Italian has two different forms for ‘you’, the informal ‘tu’ and the formal ‘Lei’, and recently I’ve been observing the use of these two forms in spoken Italian in Milan. As a Welsh speaker I’ve always been used to having both a formal and informal ‘you’ in a language; and when speaking the language I’d never have to think about which form was the appropriate one to use in a particular situation - I just knew, I’d been brought up to know when to use which form. Italian, however, and especially in Milan, is not so clear cut!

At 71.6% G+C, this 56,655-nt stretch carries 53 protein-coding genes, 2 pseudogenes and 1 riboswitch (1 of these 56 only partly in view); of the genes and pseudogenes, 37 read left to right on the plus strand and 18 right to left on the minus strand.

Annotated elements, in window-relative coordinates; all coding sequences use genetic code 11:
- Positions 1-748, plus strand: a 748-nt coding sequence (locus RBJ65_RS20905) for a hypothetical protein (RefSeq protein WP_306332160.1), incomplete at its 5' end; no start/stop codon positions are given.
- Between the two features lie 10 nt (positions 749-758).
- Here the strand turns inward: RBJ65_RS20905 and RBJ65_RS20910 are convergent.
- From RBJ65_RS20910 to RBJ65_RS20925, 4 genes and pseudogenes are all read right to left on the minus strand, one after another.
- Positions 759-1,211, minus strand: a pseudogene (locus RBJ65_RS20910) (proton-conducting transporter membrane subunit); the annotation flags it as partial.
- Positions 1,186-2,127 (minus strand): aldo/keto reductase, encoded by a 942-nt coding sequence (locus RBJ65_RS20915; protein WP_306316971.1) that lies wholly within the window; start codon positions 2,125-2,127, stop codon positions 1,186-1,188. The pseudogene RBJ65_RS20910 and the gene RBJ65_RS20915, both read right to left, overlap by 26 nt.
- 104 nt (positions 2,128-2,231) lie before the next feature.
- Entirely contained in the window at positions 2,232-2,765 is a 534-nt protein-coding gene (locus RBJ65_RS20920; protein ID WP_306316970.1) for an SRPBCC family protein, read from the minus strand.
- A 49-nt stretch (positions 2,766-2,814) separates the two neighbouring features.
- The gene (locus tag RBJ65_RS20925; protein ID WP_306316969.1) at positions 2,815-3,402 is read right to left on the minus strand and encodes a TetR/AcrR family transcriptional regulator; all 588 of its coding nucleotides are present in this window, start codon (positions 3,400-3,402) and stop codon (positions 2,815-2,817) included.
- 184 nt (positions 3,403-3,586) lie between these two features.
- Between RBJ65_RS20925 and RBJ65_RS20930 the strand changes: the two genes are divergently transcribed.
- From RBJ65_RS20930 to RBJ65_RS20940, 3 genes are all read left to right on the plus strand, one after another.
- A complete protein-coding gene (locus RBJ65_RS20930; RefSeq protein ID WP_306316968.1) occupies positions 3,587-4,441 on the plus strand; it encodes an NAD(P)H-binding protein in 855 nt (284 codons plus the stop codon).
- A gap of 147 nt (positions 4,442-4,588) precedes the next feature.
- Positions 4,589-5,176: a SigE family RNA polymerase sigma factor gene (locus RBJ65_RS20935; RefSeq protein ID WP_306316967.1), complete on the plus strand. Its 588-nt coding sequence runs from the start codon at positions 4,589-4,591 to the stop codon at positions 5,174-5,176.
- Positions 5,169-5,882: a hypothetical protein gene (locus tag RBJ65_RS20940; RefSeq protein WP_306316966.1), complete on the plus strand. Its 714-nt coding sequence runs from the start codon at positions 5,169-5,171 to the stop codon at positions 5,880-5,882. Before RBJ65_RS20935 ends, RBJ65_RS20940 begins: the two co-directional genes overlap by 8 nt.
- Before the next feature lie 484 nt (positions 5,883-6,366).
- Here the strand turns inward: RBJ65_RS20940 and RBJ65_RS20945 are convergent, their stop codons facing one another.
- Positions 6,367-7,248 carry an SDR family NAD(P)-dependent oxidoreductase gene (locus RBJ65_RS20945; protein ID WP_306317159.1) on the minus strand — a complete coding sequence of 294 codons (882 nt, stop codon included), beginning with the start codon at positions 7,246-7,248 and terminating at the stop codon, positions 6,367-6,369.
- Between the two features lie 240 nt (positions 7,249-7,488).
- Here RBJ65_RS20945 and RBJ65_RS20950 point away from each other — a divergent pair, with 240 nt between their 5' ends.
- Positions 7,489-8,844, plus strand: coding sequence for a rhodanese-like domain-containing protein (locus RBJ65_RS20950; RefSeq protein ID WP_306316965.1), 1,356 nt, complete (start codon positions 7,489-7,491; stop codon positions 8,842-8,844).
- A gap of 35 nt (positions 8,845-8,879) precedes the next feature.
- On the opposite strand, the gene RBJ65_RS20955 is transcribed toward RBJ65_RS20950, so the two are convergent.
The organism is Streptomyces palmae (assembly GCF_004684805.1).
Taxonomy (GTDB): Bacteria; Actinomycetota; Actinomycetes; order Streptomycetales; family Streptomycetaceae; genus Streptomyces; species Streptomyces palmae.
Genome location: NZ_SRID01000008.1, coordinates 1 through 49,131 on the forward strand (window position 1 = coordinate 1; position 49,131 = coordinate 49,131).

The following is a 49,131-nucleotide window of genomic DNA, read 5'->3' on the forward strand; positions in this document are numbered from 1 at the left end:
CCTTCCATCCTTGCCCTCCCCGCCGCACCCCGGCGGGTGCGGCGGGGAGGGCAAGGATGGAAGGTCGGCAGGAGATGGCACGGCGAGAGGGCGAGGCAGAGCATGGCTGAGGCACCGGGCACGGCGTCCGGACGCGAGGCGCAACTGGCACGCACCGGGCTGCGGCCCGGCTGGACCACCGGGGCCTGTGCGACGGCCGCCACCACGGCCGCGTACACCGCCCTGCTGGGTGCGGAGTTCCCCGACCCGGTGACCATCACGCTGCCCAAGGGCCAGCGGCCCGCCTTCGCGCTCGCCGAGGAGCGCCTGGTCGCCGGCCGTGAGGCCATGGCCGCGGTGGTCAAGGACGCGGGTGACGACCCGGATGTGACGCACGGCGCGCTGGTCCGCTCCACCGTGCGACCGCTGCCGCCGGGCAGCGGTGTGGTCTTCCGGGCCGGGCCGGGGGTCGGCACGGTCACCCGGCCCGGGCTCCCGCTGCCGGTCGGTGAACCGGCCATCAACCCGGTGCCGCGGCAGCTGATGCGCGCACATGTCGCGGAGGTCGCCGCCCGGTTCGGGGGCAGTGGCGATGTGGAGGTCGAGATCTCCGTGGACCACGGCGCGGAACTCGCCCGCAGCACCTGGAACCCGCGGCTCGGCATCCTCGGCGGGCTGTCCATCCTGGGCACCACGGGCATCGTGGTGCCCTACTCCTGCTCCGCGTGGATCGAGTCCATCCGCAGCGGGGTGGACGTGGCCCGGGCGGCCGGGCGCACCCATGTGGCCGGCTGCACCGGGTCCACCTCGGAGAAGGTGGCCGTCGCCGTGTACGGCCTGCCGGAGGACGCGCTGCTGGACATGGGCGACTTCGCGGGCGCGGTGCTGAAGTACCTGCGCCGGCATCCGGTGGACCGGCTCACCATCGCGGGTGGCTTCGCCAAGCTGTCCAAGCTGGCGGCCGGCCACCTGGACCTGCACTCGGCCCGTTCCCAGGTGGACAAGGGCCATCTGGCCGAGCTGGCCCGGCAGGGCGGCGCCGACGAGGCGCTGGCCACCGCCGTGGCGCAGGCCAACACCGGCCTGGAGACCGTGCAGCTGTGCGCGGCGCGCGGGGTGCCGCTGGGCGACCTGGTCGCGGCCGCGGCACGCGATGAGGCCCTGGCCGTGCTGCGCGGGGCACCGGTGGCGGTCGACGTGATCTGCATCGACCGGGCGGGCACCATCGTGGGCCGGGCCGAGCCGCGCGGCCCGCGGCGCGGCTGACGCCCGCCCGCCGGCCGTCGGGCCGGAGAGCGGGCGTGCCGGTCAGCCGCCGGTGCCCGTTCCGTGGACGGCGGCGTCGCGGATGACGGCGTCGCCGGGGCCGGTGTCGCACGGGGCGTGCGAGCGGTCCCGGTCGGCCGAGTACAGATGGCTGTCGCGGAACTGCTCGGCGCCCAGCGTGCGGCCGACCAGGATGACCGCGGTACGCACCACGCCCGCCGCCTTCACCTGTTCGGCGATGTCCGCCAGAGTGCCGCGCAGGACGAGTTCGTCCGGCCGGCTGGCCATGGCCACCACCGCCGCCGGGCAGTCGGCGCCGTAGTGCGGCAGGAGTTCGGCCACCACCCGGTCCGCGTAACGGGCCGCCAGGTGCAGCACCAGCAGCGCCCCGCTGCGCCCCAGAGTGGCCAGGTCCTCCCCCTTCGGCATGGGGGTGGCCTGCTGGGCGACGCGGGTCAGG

To me, spoken language in Milan is surprisingly informal. Of course, in certain situations, for example when speaking to strangers in work environments, or older people when you first meet them, the Lei form will always be used. But I’ve been surprised at how much the ‘tu’ form is used on the street; for example, one woman in her 30s accidentally bumps into another woman of around the same age, and apologises by saying ‘scusa’, the informal ‘sorry’. And in some situations where I’d expect the ‘Lei’ form to be used, it isn’t. Today I had a washing machine delivered, and after an initial ‘Salve’ (a useful greeting, at least in Milan its’ formality lies somewhere between ‘Buongiorno’ and ‘Ciao’.) the two men instantly used the ‘tu’ form with me. I still find it difficult to judge when to use which form, it isn’t necessarily an indicator of how well you know someone, but from my experience I’ve found that the ‘tu’ form can be used to introduce a sense of equality and openness. Maybe being this young changes things too, I don’t look 24, and I think a lot of people use the ‘tu’ form because of my age. It’s something I’ll continue observing, and hopefully I’ll eventually crack the secret!